“The earthquake energy in the seismic waves decays rapidly as you get away from the epicenter,” Holland said. “It's kind of like if you throw a rock in a pond. The ripples get smaller as you move away from the center.”
“We are still looking into potential causes.”
It's also impossible to know whether the recent surge in the number of earthquakes in Oklahoma is a new normal or a temporary spike, Holland said.
“We can't forecast or predict earthquakes,” he said. “We have no idea if this is going to continue the way it has been or die off. I would assume this is some sort of temporary phase. But how long that temporary is, in geologic terms, that could be hundreds or thousands of years. Who knows what kind of time frame that might be?”
Robert Medley, Staff Writer
Be strong u guys who felt the earth quake, world pray for u. and how's you @greysonchance ? Take care and be safe, can't stop thinking of u— Em Chaenseu (@EmSabarini) April 16, 2013
Alright, Oklahoma. Get some rest. We're here for you if you need us. No matter the hour or how much it shakes.#earthquake— Red Cross Oklahoma (@redcrossokc) April 16, 2013
Well, that was certainly wild. #earthquake— Oklahoma City Zoo (@okczoo) April 16, 2013
We are not anticipating damage with this #earthquake.— Red Cross Oklahoma (@redcrossokc) April 16, 2013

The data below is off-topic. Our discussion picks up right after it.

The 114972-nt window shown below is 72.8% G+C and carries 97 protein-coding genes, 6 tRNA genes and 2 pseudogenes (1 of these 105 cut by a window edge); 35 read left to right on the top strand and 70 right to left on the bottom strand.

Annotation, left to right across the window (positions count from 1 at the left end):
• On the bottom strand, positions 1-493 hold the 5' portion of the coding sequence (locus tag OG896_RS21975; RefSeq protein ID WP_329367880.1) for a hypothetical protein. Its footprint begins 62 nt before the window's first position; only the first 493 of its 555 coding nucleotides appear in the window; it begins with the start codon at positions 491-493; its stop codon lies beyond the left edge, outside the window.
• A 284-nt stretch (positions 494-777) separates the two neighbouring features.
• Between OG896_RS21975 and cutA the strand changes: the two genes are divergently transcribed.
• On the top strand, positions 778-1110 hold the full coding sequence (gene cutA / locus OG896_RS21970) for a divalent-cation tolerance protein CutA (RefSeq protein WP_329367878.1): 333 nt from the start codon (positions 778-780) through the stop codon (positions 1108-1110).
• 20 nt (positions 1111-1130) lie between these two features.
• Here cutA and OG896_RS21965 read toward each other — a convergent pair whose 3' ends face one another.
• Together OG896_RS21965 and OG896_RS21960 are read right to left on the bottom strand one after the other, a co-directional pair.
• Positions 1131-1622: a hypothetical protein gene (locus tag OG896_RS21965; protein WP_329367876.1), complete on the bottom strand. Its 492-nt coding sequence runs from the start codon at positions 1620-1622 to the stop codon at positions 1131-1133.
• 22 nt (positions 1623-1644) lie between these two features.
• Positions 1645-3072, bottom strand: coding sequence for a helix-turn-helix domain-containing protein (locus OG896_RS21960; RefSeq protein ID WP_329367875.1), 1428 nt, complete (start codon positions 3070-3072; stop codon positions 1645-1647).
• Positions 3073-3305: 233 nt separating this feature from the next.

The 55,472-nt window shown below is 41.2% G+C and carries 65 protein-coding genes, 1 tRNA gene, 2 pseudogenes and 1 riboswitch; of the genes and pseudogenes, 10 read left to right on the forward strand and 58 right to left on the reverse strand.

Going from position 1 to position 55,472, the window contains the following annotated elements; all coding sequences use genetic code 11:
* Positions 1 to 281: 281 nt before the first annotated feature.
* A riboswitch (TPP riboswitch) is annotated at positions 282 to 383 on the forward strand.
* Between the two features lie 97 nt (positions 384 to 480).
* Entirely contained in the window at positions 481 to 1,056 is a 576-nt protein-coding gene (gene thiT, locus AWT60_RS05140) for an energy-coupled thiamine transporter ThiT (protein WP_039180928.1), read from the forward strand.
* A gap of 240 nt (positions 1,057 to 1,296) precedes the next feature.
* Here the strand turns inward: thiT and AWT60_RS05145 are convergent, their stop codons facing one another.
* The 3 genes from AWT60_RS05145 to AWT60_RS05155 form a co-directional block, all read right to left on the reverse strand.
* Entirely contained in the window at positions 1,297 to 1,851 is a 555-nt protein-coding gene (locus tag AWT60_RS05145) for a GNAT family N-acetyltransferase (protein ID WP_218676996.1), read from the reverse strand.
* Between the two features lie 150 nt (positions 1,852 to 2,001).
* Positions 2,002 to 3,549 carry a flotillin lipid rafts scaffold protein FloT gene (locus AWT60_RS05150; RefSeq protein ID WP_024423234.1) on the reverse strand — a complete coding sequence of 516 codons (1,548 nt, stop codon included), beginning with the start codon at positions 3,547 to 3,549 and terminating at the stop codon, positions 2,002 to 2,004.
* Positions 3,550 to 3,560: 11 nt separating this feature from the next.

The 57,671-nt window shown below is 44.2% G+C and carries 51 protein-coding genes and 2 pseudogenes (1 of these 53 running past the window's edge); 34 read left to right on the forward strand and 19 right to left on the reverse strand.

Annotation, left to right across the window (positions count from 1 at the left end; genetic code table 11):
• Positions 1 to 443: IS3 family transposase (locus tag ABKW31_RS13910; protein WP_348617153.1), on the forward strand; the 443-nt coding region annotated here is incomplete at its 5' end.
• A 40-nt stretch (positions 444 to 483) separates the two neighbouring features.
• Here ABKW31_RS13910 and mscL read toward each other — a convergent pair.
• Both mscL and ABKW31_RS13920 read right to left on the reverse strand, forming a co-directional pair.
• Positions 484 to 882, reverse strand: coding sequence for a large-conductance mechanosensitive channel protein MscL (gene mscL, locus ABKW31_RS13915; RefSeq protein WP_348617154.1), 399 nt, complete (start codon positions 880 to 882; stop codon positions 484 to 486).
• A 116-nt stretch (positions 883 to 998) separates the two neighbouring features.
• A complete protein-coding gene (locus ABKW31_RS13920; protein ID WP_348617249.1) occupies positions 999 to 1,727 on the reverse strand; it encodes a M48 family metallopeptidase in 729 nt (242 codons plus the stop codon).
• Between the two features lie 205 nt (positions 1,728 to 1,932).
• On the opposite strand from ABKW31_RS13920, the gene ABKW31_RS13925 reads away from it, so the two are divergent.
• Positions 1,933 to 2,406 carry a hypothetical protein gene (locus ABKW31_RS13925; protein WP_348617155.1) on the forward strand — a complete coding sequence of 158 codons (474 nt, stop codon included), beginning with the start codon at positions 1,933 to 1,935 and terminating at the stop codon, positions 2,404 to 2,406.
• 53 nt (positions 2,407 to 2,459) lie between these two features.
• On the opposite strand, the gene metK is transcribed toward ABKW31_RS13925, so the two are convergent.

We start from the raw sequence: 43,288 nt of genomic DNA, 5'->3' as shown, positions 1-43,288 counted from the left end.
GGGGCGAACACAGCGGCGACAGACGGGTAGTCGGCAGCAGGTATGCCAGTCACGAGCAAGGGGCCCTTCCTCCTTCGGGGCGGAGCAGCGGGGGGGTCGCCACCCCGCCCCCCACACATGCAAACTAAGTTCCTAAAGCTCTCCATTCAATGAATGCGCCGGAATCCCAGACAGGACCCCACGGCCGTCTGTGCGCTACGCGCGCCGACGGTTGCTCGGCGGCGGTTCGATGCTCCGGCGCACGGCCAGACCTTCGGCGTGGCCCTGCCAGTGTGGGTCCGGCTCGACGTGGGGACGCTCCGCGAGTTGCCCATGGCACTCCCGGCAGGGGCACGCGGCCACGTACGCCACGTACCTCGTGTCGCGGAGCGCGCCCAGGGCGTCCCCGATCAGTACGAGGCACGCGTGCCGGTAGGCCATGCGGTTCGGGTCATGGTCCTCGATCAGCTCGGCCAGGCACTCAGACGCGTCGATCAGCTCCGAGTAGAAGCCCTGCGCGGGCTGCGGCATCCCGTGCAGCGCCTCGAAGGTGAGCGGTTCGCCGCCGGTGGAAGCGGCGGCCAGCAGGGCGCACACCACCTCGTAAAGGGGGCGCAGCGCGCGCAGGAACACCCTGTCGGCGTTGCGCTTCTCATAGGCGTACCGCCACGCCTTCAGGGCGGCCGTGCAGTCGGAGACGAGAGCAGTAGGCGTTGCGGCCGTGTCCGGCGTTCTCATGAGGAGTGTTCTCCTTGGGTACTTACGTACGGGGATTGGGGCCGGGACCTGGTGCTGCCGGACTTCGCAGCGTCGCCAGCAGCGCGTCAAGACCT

Oklahoma and #earthquake are trending! Because we all have to verify that we're not insane when stuff starts shaking at 2 a.m.— Madi Alexander (@mlalexander9) April 16, 2013
For a second there I thought I had a Little to much vodka #OkEarthquake— Othoniel DeLeon (@OhhhTeee) April 16, 2013
Every time an #earthquake happens, my foundation guy gets a new boat.— Paul(@pmonies) April 16, 2013
That was rad. #earthquake— The Wedge Pizzeria (@wedgepizza) April 16, 2013
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I would assume this is some sort of temporary phase. But how long that temporary is, in geologic terms, that could be hundreds or thousands of years. Who knows what kind of time frame that might be.”
Seismologist with Oklahoma Geological Survey